photo by Sheri Dixon

Thursday, May 20, 2010

Siddown Matt, and Let the Lady Talk

My dad was a news photographer- and a gifted one.

For years he accompanied the reporters to the stories, recording the visual aspect that would catch the readers' eye even moreso than the headline- a thousand words and all that.

I remember him coming home from football games, sometimes scuffed up from being inadvertently tackled at the sidelines- that telephoto lens sure messes with depth perception.

I remember him coming home from celebrity interviews, sometimes with an autograph.

I remember most vividly him coming home from the sad stories- accidents, fires, tragedies of all sorts, and almost without exception he would've taken his photos and retreated quickly before the reporter started their part.

What he couldn't stomach were the questions. Not well thought out information gathering journalistic inquiries, but those the reporter perceived as such.

"Mr. Jones- you've just lost everything you own to the tornado that went through last night- how do you feel?"

"Mrs. Smith- you're very lucky to have survived that auto wreck- how does it feel that the rest of your family didn't make it out of the car before it exploded?"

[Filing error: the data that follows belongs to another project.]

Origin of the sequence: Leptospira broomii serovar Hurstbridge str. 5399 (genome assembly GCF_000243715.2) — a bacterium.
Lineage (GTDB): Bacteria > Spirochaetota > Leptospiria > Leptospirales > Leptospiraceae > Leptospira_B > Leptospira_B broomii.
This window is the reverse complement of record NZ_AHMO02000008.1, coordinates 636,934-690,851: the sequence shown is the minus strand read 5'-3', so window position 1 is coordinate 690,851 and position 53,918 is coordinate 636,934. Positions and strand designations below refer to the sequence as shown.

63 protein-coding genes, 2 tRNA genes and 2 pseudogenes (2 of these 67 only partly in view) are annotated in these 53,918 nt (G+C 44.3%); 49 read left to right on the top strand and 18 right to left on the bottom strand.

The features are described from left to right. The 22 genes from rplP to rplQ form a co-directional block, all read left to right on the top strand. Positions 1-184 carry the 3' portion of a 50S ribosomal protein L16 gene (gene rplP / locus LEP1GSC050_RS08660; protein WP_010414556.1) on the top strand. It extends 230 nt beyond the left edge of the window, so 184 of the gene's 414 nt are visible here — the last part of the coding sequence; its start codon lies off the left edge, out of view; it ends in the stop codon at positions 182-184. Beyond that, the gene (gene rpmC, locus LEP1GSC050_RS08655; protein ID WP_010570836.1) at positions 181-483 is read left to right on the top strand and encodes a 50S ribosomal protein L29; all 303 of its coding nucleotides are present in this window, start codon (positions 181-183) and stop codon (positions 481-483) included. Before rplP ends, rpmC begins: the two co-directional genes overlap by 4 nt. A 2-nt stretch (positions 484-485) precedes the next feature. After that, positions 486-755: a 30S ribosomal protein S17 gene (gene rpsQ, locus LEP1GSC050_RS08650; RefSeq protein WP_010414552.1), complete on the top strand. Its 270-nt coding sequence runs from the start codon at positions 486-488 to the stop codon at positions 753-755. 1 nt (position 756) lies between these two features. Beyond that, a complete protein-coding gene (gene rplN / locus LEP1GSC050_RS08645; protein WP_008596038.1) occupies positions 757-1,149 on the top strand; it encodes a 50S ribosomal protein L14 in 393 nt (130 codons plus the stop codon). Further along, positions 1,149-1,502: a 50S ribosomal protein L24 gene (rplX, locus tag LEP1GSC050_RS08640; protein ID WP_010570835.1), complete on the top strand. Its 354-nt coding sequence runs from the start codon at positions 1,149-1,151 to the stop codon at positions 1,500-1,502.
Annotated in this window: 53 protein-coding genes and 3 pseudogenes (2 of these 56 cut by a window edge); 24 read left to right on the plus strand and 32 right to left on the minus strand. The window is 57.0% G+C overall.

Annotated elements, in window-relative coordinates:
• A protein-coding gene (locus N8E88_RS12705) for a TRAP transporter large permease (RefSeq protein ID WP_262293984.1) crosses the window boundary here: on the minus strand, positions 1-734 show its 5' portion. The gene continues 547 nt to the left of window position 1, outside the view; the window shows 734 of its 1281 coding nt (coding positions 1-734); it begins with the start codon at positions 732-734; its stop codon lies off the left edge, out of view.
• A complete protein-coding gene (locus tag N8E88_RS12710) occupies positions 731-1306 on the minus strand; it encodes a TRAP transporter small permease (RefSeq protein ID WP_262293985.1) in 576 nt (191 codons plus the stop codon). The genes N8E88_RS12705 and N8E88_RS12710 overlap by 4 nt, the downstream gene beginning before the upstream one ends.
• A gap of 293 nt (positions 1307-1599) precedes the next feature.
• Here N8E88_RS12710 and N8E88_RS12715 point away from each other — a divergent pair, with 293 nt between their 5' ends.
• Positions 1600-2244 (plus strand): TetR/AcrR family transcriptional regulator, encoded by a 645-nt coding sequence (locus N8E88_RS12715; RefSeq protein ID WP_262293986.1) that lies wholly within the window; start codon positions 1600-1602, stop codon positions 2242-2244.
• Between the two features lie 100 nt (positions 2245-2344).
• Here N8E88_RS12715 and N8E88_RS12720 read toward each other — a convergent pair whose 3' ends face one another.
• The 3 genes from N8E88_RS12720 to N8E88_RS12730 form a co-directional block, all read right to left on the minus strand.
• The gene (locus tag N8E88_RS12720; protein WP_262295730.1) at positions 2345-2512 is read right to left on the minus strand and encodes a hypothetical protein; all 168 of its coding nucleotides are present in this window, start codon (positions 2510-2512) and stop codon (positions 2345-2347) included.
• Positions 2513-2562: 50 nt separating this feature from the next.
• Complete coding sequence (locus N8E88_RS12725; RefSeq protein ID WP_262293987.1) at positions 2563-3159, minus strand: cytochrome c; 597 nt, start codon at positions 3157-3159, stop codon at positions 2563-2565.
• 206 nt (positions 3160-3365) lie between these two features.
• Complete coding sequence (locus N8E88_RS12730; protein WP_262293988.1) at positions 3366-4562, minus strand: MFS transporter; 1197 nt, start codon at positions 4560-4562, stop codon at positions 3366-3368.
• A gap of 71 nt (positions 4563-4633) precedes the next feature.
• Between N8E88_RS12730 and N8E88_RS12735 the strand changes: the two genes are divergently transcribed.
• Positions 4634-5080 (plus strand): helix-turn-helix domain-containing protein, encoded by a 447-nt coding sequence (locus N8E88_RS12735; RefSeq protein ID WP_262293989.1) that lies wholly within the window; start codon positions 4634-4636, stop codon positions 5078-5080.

If the average reader gasps and is tempted to throttle the reporter, it's considered "hard hitting coverage".

The reality is that it's not. It's insensitive, shock value garbage just a little lower on the journalism food chain than supermarket tabloids. At least those have no basis in real life and don't tear the guts out of suffering families.

Even your average kindergartner can't help but ask incredulously, "How do you THINK it feels, you dumbass?"

Or, if the reporter really has no idea of what to ask, the next best thing is to ask what you've got loudly or rudely and call it "edgy".

Matt Lauer is the master of this form of "hard hitting, edgy journalism".

You can tell that he thinks he's doing great- that his role as anchorman for the morning show will be validated if he gets heavy-handed with the guests.

Sorry, Matt. It's not. All you accomplish is to be completely unlikeable by coming across as rude and pushy.

An interview is basically a conversation between two people even though the interviewer generally has an idea of what he/she wants to cover in the allotted time frame.

Cutting off the answer to the question you've just asked is rude, no matter who you're talking to.

Raising your voice to someone is rude, especially if that someone is your guest. On your show. Your morning show.

If I see a Matt Lauer interview coming on the TV, I turn it off.

Yanno who gives an excellent, calm, thought-provoking interview?

Ann Curry.

Class act all the way.

Just once I'd like to stick a microphone in Matt's face and say, "Matt Lauer- no matter how hard you try, how loudly you interrogate or how abruptly you cut off your guests mid-sentence, you will never hold a candle to the reporting skills of Ann Curry."

"How does that make you feel?"

1 comment: